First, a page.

Planning your own Bicycle Tour – Part 3 – Route Information Sources
Before I dig into how to gather information for your trip, a few tips on evaluating information on bicycling that you will find and receive from people you talk with.
Let me give you a few examples of why you should be skeptical about any information you find:
1. While bicycling on the Gaspe Peninsula, while we were near the town of Perce and approaching Gaspe, we stopped at a rest area to admire the view and rest because the climbing had been pretty steep. A bus load of Japanese tourists stopped at the rest area while we were there. They were very friendly and wanted their pictures taken on our bikes. Their bus was traveling south and we were traveling north so we discussed what the road ahead was like and everyone said “Flat, flat, flat”. We also asked some other folks in cars and they agreed, “Flat, flat, flat”. During the next few miles, we encountered the steepest climbs of the ride. We had to walk our bikes twice, the road signs indicated 18% and 20% grades.
2. Riding in Maine on the back roads I was low on food and ready for lunch so I asked a farmer where I could find someplace to eat. He told me about a great dinner just down the road a few miles. The diner was actually 20 miles down the road.
3. In Quebec it was getting dark and I was looking for the campground I had planned to spend the night but couldn’t seem to find it. I talked to a passing driver, she didn’t know of the campground I was looking for but knew of a great one with camping on the lake shore just 2 miles down the road. She was pretty close the campground was just 3 miles down the road but she forgot to mention that there was a 7 miles long dirt road to the campground. My rear wheel kept sinking into the mud on the road and it took me over an hour to get through the mud.
4. While researching for my tour in Sardinia, I found a tour write up of a bicycle tour that followed the general route I was planning to ride. When I got to Sardinia, it became obvious that the writer had never ridden there or had it confused the other side of the island.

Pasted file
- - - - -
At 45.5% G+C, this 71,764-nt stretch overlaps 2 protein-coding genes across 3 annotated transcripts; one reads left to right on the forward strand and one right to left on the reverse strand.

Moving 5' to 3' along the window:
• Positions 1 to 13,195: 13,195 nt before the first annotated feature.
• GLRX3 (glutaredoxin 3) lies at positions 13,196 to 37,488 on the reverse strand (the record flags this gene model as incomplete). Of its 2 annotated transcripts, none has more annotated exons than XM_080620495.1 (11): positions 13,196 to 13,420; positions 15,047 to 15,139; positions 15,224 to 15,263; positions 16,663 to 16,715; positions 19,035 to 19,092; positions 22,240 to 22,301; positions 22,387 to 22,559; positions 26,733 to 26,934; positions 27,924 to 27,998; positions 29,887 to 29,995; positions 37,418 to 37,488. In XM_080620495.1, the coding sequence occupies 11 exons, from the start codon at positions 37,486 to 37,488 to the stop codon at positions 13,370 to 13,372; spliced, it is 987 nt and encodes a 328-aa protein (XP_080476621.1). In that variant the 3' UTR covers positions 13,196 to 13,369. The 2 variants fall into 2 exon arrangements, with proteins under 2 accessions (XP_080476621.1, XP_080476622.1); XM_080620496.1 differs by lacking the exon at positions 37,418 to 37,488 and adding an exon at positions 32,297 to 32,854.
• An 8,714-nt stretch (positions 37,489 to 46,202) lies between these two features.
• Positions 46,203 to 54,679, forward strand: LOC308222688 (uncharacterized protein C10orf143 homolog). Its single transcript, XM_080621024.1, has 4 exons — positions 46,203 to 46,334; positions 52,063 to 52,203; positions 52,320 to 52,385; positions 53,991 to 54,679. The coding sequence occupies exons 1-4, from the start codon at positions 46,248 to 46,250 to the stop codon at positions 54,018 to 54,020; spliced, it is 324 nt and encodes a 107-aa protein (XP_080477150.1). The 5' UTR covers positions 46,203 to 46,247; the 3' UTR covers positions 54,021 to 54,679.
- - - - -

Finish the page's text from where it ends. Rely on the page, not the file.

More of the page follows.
These kinds of experience are more common than not. Non-cyclist are notoriously bad sources of information, what for them is a minnor inconvience can be a lost day for a bicyclist.
Here are some rules of thumb to use while planning your trip based on information you find:
1. Your best information sources are maps and mapping programs. Garmin Mapsource, Google Maps, and Microsoft Streets and Trips are all good. Delorme State Atlas, Rubel Bike Maps, Adventure Cycling Maps, local and state bicycling maps are all good sources of route information. In Europe, Touring Club Italiano, Ravenstein, and Michelin are all good sources. Just make sure that the map scale is adaqute for cycling. Automotive maps are almost useless for cycling.
2. Local bicycling clubs are also great information sources, joust google the area you are thinking about for bicycling clubs and check their websites.
3. Some tourist areas provide bicycling information. This is usually loop rides in the area but some states like Maine and Massachussetts have excellent bicycling atlases. Many states like New Hampshire have bicycling maps. Tourist areas like the Lake Champain area have very nice maps. Again, a google search is your best place to start.
4. Bicycling books are not my favorite source of information with some notable exceptions, “Cycling in Quebec – Official Guide to Route verte” (this is very hard to get so order early) and Gary Conrod’s “Nova Scotia Bicycle book”. The books are fine if they are up to date and show rides where you want to ride but expensive for the little useful information they provide. In many cases the books got their information from the same places you will getting it for free.
5. Tour write ups on the Web. These provide the feel of area you will be bicycling in and tips on places to camp and eat and things to see and do. But don’t take directions and routes too literally, memories are notoriously bad on that kind of detail. However, you will often find route suggestion that are very useful.
6. Information from non-bicyclists should not be trusted unless you can verify it on a map.